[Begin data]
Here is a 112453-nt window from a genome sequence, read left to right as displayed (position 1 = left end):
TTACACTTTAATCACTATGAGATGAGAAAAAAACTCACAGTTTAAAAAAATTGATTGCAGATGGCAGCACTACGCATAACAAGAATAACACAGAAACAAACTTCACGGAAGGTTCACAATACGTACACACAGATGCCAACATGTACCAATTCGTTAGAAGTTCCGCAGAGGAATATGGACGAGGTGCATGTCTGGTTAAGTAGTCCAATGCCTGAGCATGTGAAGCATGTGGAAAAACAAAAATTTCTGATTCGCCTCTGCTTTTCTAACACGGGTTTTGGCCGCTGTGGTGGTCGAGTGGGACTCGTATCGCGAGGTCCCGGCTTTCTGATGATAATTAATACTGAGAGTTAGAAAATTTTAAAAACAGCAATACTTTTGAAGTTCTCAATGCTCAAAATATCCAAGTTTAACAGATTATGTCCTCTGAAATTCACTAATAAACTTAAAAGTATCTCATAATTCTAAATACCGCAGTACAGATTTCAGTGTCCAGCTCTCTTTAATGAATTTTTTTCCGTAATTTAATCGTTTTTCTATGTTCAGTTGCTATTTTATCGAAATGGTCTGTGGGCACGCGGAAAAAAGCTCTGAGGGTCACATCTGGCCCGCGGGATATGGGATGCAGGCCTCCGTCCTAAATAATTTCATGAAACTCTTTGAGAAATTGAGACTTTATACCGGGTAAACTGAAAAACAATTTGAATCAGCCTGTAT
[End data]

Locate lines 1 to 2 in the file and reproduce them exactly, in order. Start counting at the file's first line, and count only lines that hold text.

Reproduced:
Here is a 112453-nt window from a genome sequence, read left to right as displayed (position 1 = left end):
TTACACTTTAATCACTATGAGATGAGAAAAAAACTCACAGTTTAAAAAAATTGATTGCAGATGGCAGCACTACGCATAACAAGAATAACACAGAAACAAACTTCACGGAAGGTTCACAATACGTACACACAGATGCCAACATGTACCAATTCGTTAGAAGTTCCGCAGAGGAATATGGACGAGGTGCATGTCTGGTTAAGTAGTCCAATGCCTGAGCATGTGAAGCATGTGGAAAAACAAAAATTTCTGATTCGCCTCTGCTTTTCTAACACGGGTTTTGGCCGCTGTGGTGGTCGAGTGGGACTCGTATCGCGAGGTCCCGGCTTTCTGATGATAATTAATACTGAGAGTTAGAAAATTTTAAAAACAGCAATACTTTTGAAGTTCTCAATGCTCAAAATATCCAAGTTTAACAGATTATGTCCTCTGAAATTCACTAATAAACTTAAAAGTATCTCATAATTCTAAATACCGCAGTACAGATTTCAGTGTCCAGCTCTCTTTAATGAATTTTTTTCCGTAATTTAATCGTTTTTCTATGTTCAGTTGCTATTTTATCGAAATGGTCTGTGGGCACGCGGAAAAAAGCTCTGAGGGTCACATCTGGCCCGCGGGATATGGGATGCAGGCCTCCGTCCTAAATAATTTCATGAAACTCTTTGAGAAATTGAGACTTTATACCGGGTAAACTGAAAAACAATTTGAATCAGCCTGTAT